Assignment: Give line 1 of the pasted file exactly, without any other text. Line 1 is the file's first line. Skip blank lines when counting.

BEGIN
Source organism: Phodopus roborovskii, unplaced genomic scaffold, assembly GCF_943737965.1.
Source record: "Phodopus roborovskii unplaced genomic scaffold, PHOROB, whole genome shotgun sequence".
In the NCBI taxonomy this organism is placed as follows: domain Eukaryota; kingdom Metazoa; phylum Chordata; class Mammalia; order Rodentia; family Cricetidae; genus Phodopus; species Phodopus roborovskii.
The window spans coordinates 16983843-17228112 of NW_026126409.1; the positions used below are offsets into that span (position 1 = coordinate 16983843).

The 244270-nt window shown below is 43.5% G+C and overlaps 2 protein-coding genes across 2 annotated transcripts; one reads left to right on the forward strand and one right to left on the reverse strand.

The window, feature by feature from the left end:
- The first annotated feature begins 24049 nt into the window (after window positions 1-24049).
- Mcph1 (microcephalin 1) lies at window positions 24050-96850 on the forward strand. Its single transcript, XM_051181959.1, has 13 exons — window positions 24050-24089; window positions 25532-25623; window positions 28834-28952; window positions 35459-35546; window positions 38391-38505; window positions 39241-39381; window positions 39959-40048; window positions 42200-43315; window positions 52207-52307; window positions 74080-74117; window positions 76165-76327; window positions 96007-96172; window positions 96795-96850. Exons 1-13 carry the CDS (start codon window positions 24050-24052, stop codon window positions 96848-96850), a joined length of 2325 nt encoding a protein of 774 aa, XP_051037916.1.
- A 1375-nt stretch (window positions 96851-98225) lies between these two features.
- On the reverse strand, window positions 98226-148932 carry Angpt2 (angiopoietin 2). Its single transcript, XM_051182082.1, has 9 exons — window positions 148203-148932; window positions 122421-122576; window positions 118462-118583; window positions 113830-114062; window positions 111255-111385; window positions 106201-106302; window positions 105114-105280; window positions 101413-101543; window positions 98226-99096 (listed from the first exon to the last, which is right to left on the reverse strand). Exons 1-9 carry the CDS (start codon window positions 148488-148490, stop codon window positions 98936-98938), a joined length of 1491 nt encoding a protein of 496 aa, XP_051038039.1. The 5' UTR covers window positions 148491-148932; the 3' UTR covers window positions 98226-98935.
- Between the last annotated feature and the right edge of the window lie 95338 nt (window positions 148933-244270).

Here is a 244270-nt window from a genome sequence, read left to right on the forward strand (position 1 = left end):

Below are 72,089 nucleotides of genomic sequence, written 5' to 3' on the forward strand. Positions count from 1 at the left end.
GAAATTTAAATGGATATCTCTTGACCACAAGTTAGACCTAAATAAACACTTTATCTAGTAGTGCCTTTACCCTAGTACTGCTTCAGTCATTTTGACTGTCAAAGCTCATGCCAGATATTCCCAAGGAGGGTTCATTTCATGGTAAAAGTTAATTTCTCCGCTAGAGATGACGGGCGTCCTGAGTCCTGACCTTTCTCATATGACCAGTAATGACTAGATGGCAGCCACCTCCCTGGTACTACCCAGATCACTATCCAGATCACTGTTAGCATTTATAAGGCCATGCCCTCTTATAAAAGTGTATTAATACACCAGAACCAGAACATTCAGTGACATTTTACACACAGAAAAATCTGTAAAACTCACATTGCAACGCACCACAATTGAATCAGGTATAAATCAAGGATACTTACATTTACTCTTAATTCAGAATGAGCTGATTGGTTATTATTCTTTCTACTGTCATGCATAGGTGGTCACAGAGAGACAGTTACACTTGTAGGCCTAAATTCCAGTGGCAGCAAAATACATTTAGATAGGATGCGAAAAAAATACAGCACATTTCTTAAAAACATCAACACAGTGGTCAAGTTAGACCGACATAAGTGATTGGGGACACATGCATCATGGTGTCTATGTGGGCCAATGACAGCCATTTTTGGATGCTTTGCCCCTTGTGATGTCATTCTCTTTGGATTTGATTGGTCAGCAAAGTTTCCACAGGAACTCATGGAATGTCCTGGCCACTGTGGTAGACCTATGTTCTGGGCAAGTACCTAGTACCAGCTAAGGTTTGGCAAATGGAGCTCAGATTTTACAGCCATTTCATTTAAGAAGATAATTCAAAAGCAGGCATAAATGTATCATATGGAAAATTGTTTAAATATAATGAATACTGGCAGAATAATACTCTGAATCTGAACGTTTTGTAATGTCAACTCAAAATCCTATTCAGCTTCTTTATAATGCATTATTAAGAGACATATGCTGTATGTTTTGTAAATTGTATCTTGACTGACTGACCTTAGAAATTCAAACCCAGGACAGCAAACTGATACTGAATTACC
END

Source organism: Phodopus roborovskii, unplaced genomic scaffold, assembly GCF_943737965.1.